This is my second response to my own challenge to apply the ‘Honey and Thistles’ approach more widely, in this case to finance and economics and offers some biblical reflections on the relationship between money and power.
“If anyone is not willing to work, let him not eat.” (2 Thessalonians 3:10). Paul’s immediate concern here was with certain members of the Thessalonian church who were idling about, mere dossers, interfering with other people’s affairs and living off the earnings and generosity of their brethren. But the statement could be construed more widely, as inveighing against any way of living without working.
Making money without work, living without labour, is ‘unnatural’! This might include sponging, as the Thessalonian idlers were doing. But the quintessential form of ‘living without labour’ and, hence, the most ‘unnatural’, is surely usury. Reflecting this perception, in The Divine Comedy, Dante has usurers appear in the inner ring of the seventh circle of hell. When the poet asks Virgil, his interlocutor, why this is, Virgil replies: “if thou recall to mind Creation’s holy book, from the beginning were the right source of life and excellence to human kind. But in another path the usurer walks; and Nature in herself and in her follower thus he sets at nought, placing elsewhere his hope” (Dante Alighieri, tr H F Cary).
In Dante’s (and Paul’s) time, any lending with interest would have been understood as usury, as per the OT understanding. Today, however, as most of us participate in an economy built on borrowing and lending, on interest and debt, we prefer to think of usury as lending at excessive or abusive interest!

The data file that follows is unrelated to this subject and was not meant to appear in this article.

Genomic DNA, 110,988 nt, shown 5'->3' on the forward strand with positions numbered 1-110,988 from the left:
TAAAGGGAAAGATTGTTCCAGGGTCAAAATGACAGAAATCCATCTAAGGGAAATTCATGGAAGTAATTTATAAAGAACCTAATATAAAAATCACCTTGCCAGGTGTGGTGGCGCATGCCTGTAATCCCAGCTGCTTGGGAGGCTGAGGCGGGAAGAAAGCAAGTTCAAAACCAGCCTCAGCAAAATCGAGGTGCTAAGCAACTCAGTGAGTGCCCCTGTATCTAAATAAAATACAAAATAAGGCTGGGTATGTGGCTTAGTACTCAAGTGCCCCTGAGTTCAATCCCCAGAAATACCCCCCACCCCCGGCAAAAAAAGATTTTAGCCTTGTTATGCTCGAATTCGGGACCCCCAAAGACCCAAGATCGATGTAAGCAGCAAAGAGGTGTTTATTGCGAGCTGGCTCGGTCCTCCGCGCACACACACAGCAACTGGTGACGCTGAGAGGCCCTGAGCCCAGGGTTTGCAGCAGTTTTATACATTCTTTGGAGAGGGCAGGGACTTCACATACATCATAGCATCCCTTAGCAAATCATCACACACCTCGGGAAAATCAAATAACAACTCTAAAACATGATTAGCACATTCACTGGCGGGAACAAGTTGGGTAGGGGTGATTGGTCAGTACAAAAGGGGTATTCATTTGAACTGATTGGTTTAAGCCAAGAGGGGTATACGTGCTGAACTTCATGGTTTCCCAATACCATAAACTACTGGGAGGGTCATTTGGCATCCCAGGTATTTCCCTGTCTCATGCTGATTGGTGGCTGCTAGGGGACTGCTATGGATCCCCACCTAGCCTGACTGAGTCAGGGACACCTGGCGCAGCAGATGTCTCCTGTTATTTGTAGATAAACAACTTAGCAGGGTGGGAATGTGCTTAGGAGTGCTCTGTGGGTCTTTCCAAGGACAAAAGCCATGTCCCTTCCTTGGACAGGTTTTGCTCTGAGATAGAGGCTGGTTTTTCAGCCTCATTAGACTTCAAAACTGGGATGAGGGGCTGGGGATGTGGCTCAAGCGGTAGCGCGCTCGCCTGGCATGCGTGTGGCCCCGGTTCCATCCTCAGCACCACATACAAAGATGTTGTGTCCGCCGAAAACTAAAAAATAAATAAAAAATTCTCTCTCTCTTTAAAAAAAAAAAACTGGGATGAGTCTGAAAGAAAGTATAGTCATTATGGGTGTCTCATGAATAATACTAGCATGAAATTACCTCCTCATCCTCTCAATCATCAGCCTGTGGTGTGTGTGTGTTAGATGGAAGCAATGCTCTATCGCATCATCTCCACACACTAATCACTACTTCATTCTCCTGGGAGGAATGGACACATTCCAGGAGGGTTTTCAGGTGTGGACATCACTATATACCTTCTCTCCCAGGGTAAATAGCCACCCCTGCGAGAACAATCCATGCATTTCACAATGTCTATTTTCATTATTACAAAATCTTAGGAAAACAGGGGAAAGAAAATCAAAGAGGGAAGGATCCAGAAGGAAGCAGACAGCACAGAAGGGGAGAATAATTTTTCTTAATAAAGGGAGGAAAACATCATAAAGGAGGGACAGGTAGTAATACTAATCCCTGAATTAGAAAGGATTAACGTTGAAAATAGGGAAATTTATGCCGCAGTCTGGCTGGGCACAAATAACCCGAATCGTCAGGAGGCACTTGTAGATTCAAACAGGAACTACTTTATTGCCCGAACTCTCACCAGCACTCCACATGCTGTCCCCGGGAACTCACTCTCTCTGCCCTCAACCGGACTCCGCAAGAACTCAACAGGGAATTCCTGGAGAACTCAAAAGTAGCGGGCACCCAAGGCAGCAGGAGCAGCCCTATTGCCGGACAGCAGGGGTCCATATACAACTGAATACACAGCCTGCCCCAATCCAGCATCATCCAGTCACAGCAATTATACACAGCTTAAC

Either way, the problem with usury is that it turns money into something other than a “socially contracted abstract mechanism” (McIntosh, 1998) to facilitate transactions, ie a device for advancing mutually beneficial social relationships. Instead, usury makes money an end in itself, and facilitates not mutuality, but exploitation and oppression – “Are not the rich the ones who oppress you?” (James 2: 6).
In contrast, economic institutions based on mutual benefit, like building societies, as originally conceived, or credit unions, or micro-banking, aim to even out social inequalities and advance the common good. Many Christians see these, and similar institutions, as reflecting Biblical values and Kingdom principles, and Christians have been and are at forefront of many such initiatives.
It all comes down to power, and the way money configures power and relationships. Maybe the problem with usury is not so much that it is ‘unnatural’, but that it distorts relationships and opens the door to to the abuse of power. Indeed, the test of any economic model, instrument or institution must be the way in which it configures relationships and power.
The one place above anywhere else where one might expect to see money being used to advance mutually beneficial social relationships and serving the common good, and where its dark side is absent, is in the household of faith, the church, among citizens of the Kingdom of God. In Acts, we see a nascent church having all things in common (Acts 2: 44), among whom “there was not a needy person.. for as many as were owners of lands or houses sold them and brought the proceeds of what was sold and laid it at the apostles’ feet, and it was distributed to each as any had need” (Acts 4: 34-35).
I have to confess, however, that I have always felt somewhat uneasy about the ‘apostles’ feet’! It is one thing to entrust one’s wealth to those who had such a close relationship with the Lord Jesus in a community genuinely of ‘one heart and soul’ (Acts 4: 32). But I’d feel much less confident placing my money and material possessions in the hands of most of today’s institutional or self-appointed ‘apostles’! Perhaps the test must be: ‘how does the way we interpret and enact this model configure relationships and distribute power?’.